genetically engineered food debate heats up

Posted: December 2, 2008 in environment, Food, foreign policy, Politics, Travel
Tags: , , , ,

Around the world, the debate over using genetically engineered food is heating up. This is an article from Yahoo and the AP.

“Influential voices around the world are calling for a re-examination of the GM debate,” says C.S. Prakash, a professor of plant molecular genetics at Alabama’s Tuskegee University. “Biotechnology provides such tools to help address food sustainability issues.”

Genetic manipulation to insert desirable genes or accelerate changes traditionally achieved through crossbreeding can help make crops resistant to insects and disease or enable them to tolerate herbicides. Livestock similarly can be altered by inserting a gene from one animal into the DNA of another.”genetically engineered food debate heats up

  1. drcorner says:

    It’s such a huge topic to have a black0n0white vote on (ala Cloning). There are SO MANY arguments either pro or con that an be made for either side. All the benefits of genetic engineering can easily outweighed by just one serious con (for example: re-activating dormant genes that are dangerous). I saw a documentary this weekend on the possibilities that genetic engineering might offer and the pitfall as well…I’ve been meaning for awhile now to write on topic (ever since your first genetic engineering post months ago), thanks for the reminder, I’ll make sure I get to it this time around. It’s definitely a topic to not take lightly at all, especially with the temporary bans expiring in areas of the World.

  2. alpinmack says:

    I agree. I took a hard and fast view partly to be provocative, and partly because I’m an optimist who reads a lot of science fiction and would like to see all these cool changes take place with none of the killer mutant viruses and nano-plagues.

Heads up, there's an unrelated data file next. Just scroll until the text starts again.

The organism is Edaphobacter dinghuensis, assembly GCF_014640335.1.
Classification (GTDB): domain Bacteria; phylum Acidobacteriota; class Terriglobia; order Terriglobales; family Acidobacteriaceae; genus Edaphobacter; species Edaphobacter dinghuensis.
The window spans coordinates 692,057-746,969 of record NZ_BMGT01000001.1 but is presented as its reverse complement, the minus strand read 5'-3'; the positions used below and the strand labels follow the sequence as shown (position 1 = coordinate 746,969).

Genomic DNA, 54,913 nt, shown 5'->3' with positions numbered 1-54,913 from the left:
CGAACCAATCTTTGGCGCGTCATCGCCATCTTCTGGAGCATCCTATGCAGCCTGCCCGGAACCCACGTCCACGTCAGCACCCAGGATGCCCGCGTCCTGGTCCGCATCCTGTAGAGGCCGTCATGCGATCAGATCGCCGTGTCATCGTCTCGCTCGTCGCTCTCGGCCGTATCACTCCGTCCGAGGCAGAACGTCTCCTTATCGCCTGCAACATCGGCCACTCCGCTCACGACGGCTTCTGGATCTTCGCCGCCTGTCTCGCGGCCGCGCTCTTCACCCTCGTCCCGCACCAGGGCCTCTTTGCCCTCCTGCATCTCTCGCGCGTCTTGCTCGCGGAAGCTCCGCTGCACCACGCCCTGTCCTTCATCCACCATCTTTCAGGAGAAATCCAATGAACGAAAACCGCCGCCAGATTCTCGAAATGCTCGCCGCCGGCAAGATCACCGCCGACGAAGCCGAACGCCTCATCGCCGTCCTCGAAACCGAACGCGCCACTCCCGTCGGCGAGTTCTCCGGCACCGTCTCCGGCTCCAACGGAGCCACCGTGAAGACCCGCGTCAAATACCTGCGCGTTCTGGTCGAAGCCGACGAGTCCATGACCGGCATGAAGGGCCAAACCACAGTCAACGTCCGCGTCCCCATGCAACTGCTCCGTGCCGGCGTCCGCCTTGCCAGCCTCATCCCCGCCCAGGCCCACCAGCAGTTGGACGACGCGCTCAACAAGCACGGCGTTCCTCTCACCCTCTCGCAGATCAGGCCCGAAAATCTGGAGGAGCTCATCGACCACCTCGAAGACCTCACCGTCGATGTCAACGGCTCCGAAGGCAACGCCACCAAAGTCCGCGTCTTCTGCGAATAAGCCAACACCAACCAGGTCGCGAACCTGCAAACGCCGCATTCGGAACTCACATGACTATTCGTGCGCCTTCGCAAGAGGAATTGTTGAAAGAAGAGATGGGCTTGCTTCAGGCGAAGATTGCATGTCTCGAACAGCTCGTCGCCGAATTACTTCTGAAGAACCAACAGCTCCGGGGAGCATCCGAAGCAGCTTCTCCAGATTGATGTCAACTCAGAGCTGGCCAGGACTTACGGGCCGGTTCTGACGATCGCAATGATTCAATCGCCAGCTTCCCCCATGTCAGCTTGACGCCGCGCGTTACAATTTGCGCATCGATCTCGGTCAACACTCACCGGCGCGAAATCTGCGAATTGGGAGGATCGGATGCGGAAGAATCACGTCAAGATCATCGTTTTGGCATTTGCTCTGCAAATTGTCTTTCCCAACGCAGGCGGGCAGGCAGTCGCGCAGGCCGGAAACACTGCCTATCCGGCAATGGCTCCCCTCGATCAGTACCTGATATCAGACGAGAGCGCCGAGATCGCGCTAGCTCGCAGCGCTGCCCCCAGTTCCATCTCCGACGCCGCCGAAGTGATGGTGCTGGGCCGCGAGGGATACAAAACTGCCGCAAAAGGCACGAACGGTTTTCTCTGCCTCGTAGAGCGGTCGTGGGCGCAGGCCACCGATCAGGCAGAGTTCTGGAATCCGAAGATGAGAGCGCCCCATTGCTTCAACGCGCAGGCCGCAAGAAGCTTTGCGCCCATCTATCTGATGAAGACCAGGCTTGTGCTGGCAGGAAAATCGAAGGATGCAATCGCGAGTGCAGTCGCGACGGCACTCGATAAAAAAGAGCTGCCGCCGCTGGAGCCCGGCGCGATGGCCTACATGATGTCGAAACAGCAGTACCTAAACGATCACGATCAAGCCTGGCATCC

3. natureheads says:

    Too right, drcorner.
    There was a very poor documentary on the BBC about this recently. BBC2 Horizon: “Jimmy’s GM Food Fight”.

    The problem with the propaganda is that it’s full of exciting promises -(who would disagree with feeding all the world’s hungry?)- but nothing over the last 20 years has actually helped to feed anyone, or solve any of the environmental challenges facing us. Just like the GM marketing lines above “offer such tools to help address…” the Horizon programme said lots of “could be better for…” and “could, potentially, help to feed…” – but without evidence, which was its main failing.

    Jimmy Doherty, I think, meant well, but with the help of the BBC 2 Horizon team he did a fine job of casting doubt on the ecological, social, economic, environmental, food security, and food sovereignty arguments against GM technology. Whilst not exploring those issues, he still seemed to insist that we must forge ahead.

    My analysis of the programme at:

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